CGIAR Gender News

Seeds of Change harvest: The limits of household level approaches – Patricia Kristjanson (The World Bank Group)

Seeds of Change participants Photo: Patrick Cape/ACIAR.

During the Seeds of Change conference, we approached several personalities from the ‘Gender in Agriculture’ crowd to interview them on their work, on their insights about the conference and their outlook on the next frontiers of our field of research. Find an overview of all conference related outputs here.

Patricia Kristjanson is
Sr. Gender Specialist, Environment Global Practice group at the World Bank (photo credit: World Bank)

In this interview, we feature Patricia Kristjanson, Sr. Gender Specialist, Environment Global Practice group at the World Bank. She reflects on new fields of opportunities for gender researchers.

What is exciting about this conference, its contents and the fact that for (nearly) the first time the CGIAR community is also mixing up with the wider ‘GenderInAg’ community?

It was nice to see such a wide range of gender-in-agriculture research going on, and the importance some key donors are putting on it, although it is still disappointing how little funds are going towards it (e.g. in comparison to traditional productivity-focused work).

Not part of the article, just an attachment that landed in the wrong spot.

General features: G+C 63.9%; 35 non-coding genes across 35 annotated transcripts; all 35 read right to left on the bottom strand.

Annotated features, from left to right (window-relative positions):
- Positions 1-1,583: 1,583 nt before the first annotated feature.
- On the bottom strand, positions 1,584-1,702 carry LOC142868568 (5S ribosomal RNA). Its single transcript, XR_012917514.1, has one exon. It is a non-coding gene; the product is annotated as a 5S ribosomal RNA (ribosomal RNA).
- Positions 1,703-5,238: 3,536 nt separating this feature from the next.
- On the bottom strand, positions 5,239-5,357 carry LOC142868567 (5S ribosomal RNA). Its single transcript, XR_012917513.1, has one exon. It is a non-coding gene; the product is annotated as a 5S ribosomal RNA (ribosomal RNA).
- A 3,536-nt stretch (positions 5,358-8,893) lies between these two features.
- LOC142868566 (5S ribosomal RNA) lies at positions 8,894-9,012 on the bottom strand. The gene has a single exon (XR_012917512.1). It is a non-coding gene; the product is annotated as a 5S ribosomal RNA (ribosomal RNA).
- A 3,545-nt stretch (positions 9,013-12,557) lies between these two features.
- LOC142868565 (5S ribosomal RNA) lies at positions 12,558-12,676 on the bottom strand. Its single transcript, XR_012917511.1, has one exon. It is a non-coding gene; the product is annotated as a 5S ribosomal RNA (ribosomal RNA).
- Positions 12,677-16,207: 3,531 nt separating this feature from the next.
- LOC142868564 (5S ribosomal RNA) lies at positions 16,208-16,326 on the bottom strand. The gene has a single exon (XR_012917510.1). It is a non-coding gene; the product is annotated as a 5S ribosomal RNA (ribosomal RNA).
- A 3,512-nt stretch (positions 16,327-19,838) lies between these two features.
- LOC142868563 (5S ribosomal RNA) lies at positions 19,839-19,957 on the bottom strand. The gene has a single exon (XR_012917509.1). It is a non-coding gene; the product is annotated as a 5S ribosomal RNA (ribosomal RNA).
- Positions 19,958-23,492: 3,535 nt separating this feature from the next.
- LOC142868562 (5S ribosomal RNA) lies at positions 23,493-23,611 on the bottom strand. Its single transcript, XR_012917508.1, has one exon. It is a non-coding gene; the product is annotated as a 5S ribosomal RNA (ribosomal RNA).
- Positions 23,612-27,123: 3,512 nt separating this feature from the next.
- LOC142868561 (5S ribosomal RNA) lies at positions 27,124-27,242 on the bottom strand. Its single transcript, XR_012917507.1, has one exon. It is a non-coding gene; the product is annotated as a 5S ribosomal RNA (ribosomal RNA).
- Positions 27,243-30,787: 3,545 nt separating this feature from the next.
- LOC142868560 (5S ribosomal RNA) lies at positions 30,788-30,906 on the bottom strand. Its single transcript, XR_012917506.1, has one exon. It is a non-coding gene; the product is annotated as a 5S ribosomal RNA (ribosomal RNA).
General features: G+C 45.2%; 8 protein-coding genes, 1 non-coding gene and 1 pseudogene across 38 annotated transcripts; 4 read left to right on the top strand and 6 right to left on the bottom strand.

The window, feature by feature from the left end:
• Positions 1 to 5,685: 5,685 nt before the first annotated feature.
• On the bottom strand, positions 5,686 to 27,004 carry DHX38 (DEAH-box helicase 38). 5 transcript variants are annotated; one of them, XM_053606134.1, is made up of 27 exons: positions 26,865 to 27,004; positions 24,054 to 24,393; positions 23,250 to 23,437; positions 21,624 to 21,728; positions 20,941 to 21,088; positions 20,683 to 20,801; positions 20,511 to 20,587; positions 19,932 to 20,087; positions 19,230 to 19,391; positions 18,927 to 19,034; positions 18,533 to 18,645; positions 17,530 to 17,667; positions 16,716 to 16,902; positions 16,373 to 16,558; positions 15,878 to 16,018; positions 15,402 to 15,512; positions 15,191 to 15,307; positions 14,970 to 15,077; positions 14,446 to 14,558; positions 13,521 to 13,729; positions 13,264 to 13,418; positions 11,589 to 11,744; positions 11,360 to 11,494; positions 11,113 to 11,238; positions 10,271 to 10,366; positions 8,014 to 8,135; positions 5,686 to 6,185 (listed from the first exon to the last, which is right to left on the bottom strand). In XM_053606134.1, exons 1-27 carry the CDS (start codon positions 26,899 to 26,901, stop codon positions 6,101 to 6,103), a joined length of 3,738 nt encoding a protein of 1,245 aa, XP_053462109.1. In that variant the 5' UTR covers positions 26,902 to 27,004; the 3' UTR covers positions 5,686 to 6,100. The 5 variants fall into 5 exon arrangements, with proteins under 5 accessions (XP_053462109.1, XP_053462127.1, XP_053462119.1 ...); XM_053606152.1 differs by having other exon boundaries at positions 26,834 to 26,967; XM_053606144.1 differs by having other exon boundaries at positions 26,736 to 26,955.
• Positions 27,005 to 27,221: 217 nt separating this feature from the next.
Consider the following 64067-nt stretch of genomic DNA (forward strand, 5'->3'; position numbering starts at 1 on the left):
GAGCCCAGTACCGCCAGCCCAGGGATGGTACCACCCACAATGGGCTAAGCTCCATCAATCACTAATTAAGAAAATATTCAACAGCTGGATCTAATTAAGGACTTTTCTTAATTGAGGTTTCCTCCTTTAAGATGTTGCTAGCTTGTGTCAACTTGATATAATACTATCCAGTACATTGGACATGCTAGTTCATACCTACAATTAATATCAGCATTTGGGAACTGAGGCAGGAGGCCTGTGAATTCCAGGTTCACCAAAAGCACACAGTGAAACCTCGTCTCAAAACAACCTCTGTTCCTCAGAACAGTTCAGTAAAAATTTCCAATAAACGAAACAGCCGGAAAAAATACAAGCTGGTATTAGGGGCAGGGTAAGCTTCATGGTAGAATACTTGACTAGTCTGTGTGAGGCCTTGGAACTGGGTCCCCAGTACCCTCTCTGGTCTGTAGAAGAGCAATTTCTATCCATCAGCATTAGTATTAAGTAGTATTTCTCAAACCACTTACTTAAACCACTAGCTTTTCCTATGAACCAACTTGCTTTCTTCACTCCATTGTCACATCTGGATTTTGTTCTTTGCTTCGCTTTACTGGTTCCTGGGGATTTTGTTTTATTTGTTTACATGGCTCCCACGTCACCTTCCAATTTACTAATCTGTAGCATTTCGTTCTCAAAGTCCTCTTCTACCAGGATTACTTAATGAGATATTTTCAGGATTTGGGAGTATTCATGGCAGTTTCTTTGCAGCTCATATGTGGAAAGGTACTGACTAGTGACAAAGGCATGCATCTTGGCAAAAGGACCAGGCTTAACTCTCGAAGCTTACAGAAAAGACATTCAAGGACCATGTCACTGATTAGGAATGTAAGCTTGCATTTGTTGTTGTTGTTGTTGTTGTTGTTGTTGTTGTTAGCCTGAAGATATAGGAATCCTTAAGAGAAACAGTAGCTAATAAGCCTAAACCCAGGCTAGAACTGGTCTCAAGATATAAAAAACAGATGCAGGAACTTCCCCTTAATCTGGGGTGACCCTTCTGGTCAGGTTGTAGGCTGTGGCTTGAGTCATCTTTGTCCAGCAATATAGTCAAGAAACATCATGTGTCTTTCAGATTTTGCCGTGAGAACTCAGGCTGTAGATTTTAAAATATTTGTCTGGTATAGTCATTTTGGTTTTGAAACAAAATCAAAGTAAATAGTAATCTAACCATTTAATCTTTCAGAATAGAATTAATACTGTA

What have been your conference highlights and what has inspired you to try back home/to your work?

I’m inspired that rigorous qualitative work in this area is gaining prominence and I’m trying to promote less of a focus on traditional household-level (quantitative) work at the World Bank (where I am based), and more on gender-focused qualitative approaches.

The household-level approaches are not good for addressing key gender questions/gaps, and are problematic in many other respects as well.

What do you see as one of the ‘next frontiers’ of gender in agriculture research in the next few years?

  • Gender in the context of landscape approaches (i.e. broaden out from traditional agriculture sector viewpoint to include natural resource management / forests management)
  • New ICT-based survey and interview approaches (e.g. via cellphone / texting; crowd-sourcing approaches)
  • Seeing more male researchers involved!

What are you currently working on and what are you hoping to be able to focus on next?

Developing practical guidelines for landscape project/program designers and teams in incorporating gender-responsive and gender-transformative actions and indicators.